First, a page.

Setting Celan To Music
The distinguished literary critic George Steiner once described the Romanian Jewish poet Paul Celan as “almost certainly the major European poet of the period after 1945.” That pronouncement has been repeated often over the past decade, as Celan’s poetry has come to greater attention in the United States through a fresh clutch of translations from the original German — translations that have inspired musical settings by various composers.
The most recent of these, “Force of Light” (Tzadik) by New York guitarist Dan Kaufman and his band, Barbez, calls to mind something else that Steiner once said: “The most important tribute any human being can pay to a poem or a piece of prose he or she really loves is to learn it by heart. Not by brain, by heart; the expression is vital.”
By that standard, “Force of Light” is an exemplary reading of Celan’s dark and deeply allusive work. And that is true even during those instrumental passages, when Celan’s words are left unspoken and Kaufman’s notes do all the talking.
First, some background: Celan was born Paul Antschel in Bukovina, a Hapsburg province that passed first to Romania and then later to the Ukraine. Both of his parents died in the camps — his father of typhus, his mother of a gunshot wound — where Celan himself spent nearly two years. After the war, he traveled to Bucharest and began publishing poetry in German under an anagram of his Romanian surname. He eventually settled in Paris, where he married and, in 1970, drowned himself in the Seine.
Celan was quickly recognized as one of the leading German-language poets of the postwar period. Yet his work remained relatively unknown in North America for many years, in part because comprehensive translations of his oeuvre were late in coming, and in part because of the notoriously difficult nature of his poetic language.
Despite his early work’s references to concrete objects and to historical events, there is also a great deal of wordplay and abstraction. His most famous poem, the chilling “Todesfuge” (“Death Fugue”), explicitly evokes the Holocaust. Yet Celan was extremely prolific, and much of his writing — especially his later poems, which grew increasingly spare and enigmatic — remains obscure.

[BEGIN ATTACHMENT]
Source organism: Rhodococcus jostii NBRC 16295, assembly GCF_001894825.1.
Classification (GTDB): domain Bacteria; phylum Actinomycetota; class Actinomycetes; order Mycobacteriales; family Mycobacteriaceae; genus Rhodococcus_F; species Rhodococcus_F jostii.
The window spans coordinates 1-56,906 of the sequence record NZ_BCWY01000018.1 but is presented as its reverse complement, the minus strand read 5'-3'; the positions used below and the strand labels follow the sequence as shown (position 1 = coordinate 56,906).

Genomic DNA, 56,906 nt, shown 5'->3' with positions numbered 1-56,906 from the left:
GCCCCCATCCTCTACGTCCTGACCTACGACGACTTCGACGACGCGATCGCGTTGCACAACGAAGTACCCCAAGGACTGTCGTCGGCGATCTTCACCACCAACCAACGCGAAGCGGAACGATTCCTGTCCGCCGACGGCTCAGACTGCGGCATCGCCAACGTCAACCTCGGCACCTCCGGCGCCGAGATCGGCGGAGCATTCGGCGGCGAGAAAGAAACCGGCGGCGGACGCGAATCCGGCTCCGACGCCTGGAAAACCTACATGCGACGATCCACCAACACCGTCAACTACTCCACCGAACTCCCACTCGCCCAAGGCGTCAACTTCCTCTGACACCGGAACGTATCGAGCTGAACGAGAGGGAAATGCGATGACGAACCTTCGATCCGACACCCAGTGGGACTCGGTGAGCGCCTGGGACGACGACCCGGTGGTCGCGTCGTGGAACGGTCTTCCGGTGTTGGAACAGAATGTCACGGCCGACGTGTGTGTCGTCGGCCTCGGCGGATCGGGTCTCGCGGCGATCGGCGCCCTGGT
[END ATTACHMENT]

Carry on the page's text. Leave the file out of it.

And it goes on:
All this appealed to Kaufman as a composer. Introduced to the poet in the 1990s by a former girlfriend, Scottish playwright and poet Fiona Templeton, Kaufman became transfixed by Celan’s work and began imagining a musical language that might capture the emotional wallop of his poetry.
In 2004, saxophonist and composer John Zorn invited Kaufman to produce an album for Tzadik’s Radical Jewish Culture series. Kaufman proposed a Celan homage, and Zorn, who had dedicated his own 1997 composition “Shibboleth” to the poet, readily agreed.
The resulting CD bears all the hallmarks of a classic Kaufman/Barbez production. There are starring roles for theremin and mallet percussion, rapid shifts in tempo and energy, and an enviable balance between compositional rigor and hard rockin’. But it is, understandably, more austere than anything the group has previously committed to disc.
“That wasn’t an intellectual choice,” Kaufman said in an interview with the Forward. “I wasn’t necessarily thinking of honoring the pain and suffering in a particular way, but it sort of came out that way. There are moments of straight rock, but there are other tracks that are very quiet. In a way, I think that was Celan’s last step — reaching toward silence.”
Given the ambiguity of Celan’s language, Kaufman decided to focus on the emotional resonance of his poems rather than trying to represent specific images through musical means. The result is a pervasive solemnity that runs like a dark thread through the entire album, from the elegant flourishes of classical guitar on the opening, “Shibboleth,” and the sober instrumental colors of “Corner of Time” to the coruscating theremin line on “The Sky Beetle.” Kaufman has Templeton herself declaim Celan’s verses sporadically throughout the CD, and deploying the poet’s terse images so sparingly only intensifies their impact. There is no singing per se — vocalist Ksenia Vidyaykina is no longer with the band — but Pamelia Kurstin’s quavering theremin more than fills that gap. The ethereal, otherworldly quality of her instrument — what Kaufman calls its “human wail” — perfectly suits the mood of the material.
Capturing the essence of Celan’s writing was not easy. “Force of Light” took three years to complete, and even now, Kaufman regards Celan’s poems as inherently resistant to any final or decisive interpretation.
“The more you come back to them, the more you can see them from six different angles,” Kaufman said. “I’m sure I’m misunderstanding things, but that’s the nature of art.”
Alexander Gelfand is a writer living in New York City.